Canadians who smoke weed, work in the cannabis industry, or are investing in the sector, may risk a lifetime ban on travel to the US.
According to a senior official overseeing US border operations, the US Customs and Border Protection agency will continue to apply long-standing American federal laws and regulations that treat cannabis as a banned substance, and will treat participants in the cannabis industry as drug traffickers, both of whom are inadmissible into the country.
A report by Politico, states that as Canada prepares for legalization on October 17, and while some US states have eased their pot laws, the US continues to maintain the prohibition which applies at the border.
In its report, Politico spoke with Todd Owen, executive assistant commissioner for the Office of Field Operations, who said that border officials are not planning to go out of their way to interrogate every Canadian traveller about marijuana use, but there will be factors may cause them to raise the topic.
“Our officers are not going to be asking everyone whether they have used marijuana, but if other questions lead there — or if there is a smell coming from the car, they might ask,” Owen told Politico.
As well, marijuana residue, which can linger for weeks inside a car, could be detected by inspection dogs and lead to further questioning.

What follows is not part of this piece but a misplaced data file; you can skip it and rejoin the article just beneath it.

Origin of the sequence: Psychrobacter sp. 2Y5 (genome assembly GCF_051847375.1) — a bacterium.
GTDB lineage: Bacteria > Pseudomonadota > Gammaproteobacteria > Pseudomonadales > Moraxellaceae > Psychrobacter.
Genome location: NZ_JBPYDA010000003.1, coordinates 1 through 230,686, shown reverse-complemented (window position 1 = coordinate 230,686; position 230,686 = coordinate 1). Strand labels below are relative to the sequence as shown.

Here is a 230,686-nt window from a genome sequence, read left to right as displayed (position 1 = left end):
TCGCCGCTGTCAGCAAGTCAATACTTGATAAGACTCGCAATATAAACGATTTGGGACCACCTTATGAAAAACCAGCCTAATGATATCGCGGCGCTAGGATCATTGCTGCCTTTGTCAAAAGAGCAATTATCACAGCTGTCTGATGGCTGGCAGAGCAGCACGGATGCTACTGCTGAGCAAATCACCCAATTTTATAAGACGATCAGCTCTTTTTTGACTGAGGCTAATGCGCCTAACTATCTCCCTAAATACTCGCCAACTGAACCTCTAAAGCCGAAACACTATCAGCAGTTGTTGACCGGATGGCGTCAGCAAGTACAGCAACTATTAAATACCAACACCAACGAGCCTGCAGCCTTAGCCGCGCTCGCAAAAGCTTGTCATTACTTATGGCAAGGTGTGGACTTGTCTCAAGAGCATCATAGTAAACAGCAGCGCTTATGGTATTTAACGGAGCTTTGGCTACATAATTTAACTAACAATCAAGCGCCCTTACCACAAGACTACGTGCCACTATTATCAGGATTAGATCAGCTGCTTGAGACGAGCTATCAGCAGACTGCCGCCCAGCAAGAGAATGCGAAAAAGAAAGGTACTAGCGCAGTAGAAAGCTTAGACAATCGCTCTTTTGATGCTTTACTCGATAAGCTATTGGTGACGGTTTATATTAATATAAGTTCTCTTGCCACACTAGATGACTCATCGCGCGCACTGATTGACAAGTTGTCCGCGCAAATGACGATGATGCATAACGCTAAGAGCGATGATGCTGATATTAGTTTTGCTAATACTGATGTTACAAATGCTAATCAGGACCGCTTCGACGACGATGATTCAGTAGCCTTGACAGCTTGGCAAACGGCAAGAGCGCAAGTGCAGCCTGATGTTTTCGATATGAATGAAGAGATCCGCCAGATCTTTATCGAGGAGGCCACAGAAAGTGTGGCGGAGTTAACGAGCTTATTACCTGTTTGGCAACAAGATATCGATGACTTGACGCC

And if asked about past drug use, travellers are advised not to lie. “If you lie about it, that’s fraud and misrepresentation, which carries a lifetime ban,” Owen said.
So even after legalization in Canada, if a traveller admits to past use of any illegal drugs, including marijuana, the traveller will be found to be inadmissible into the United States.
Typically, travellers will be given the opportunity to “voluntary withdraw” from the border, or they face an “expedited removal.”
According to Politico, whether or not the traveller enters the US, a record will be kept by the border agency and that traveller will not be allowed to return to the US. But, the traveller will have the opportunity to apply for a waiver from a lifetime ban, which costs USD $585 and requires several months to process. These waivers are issued at the discretion of CBP.
Anyone who travels to the US regularly knows that a common question at the border is “what do you do for a living?”
And now, Canadians who work in the marijuana industry will not be permitted to enter the US. “If you work for the industry, that is grounds for inadmissibility,” Owen said. Likewise, investors in pot companies are considered inadmissible.
“We don’t recognize that as a legal business,” Owen told Politico. “Facilitating the proliferation of the legal marijuana industry in US states where it is deemed legal or Canada may affect an individual’s admissibility to the US.”
Possession of weed at the border will also remain illegal, even when crossing into a state with more liberal drug laws.
Any traveller found carrying cannabis at the border is subject to referral for prosecution in the US.
In Canada, Prime Minister Justin Trudeau said that he doesn’t think he has the right to press the US on its admission policy.
“Every country has the right to judge who gets to come into their borders or not. I wouldn’t presume to have any other country tell me how or who we can let into Canada. And I certainly won’t work to assume or impress upon the US who they have to let in or not,” Trudeau said at a CBC radio station in Manitoba earlier this week.
“But there is no question that we are working with US officials; they have legalized marijuana in a number of their states, and we’re trying to make sure that travel between our two countries (is) not disrupted.”
In the US, nine states consider weed legal, but the US federal government continues to consider it illegal.